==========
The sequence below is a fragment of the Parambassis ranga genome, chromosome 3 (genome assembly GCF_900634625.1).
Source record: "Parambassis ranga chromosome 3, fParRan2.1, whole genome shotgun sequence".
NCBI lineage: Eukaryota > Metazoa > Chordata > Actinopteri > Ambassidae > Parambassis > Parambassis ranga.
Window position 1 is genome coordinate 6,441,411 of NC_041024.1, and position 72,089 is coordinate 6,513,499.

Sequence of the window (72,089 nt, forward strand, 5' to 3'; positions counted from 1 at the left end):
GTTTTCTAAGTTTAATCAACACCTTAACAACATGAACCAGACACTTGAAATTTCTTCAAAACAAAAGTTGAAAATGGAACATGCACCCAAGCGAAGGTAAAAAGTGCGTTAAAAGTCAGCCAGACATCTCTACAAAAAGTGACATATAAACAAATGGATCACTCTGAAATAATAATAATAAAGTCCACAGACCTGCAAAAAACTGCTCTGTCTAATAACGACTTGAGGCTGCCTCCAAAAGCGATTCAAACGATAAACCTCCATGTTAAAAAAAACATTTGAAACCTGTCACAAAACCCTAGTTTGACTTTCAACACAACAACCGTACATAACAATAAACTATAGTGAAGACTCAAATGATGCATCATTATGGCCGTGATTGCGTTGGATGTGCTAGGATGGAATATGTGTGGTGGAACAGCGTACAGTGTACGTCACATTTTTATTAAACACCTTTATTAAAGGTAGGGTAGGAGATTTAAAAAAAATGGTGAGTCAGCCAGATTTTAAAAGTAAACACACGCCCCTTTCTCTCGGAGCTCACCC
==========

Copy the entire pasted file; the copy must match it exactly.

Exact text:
The sequence below is a fragment of the Parambassis ranga genome, chromosome 3 (genome assembly GCF_900634625.1).
Source record: "Parambassis ranga chromosome 3, fParRan2.1, whole genome shotgun sequence".
NCBI lineage: Eukaryota > Metazoa > Chordata > Actinopteri > Ambassidae > Parambassis > Parambassis ranga.
Window position 1 is genome coordinate 6,441,411 of NC_041024.1, and position 72,089 is coordinate 6,513,499.

Sequence of the window (72,089 nt, forward strand, 5' to 3'; positions counted from 1 at the left end):
GTTTTCTAAGTTTAATCAACACCTTAACAACATGAACCAGACACTTGAAATTTCTTCAAAACAAAAGTTGAAAATGGAACATGCACCCAAGCGAAGGTAAAAAGTGCGTTAAAAGTCAGCCAGACATCTCTACAAAAAGTGACATATAAACAAATGGATCACTCTGAAATAATAATAATAAAGTCCACAGACCTGCAAAAAACTGCTCTGTCTAATAACGACTTGAGGCTGCCTCCAAAAGCGATTCAAACGATAAACCTCCATGTTAAAAAAAACATTTGAAACCTGTCACAAAACCCTAGTTTGACTTTCAACACAACAACCGTACATAACAATAAACTATAGTGAAGACTCAAATGATGCATCATTATGGCCGTGATTGCGTTGGATGTGCTAGGATGGAATATGTGTGGTGGAACAGCGTACAGTGTACGTCACATTTTTATTAAACACCTTTATTAAAGGTAGGGTAGGAGATTTAAAAAAAATGGTGAGTCAGCCAGATTTTAAAAGTAAACACACGCCCCTTTCTCTCGGAGCTCACCC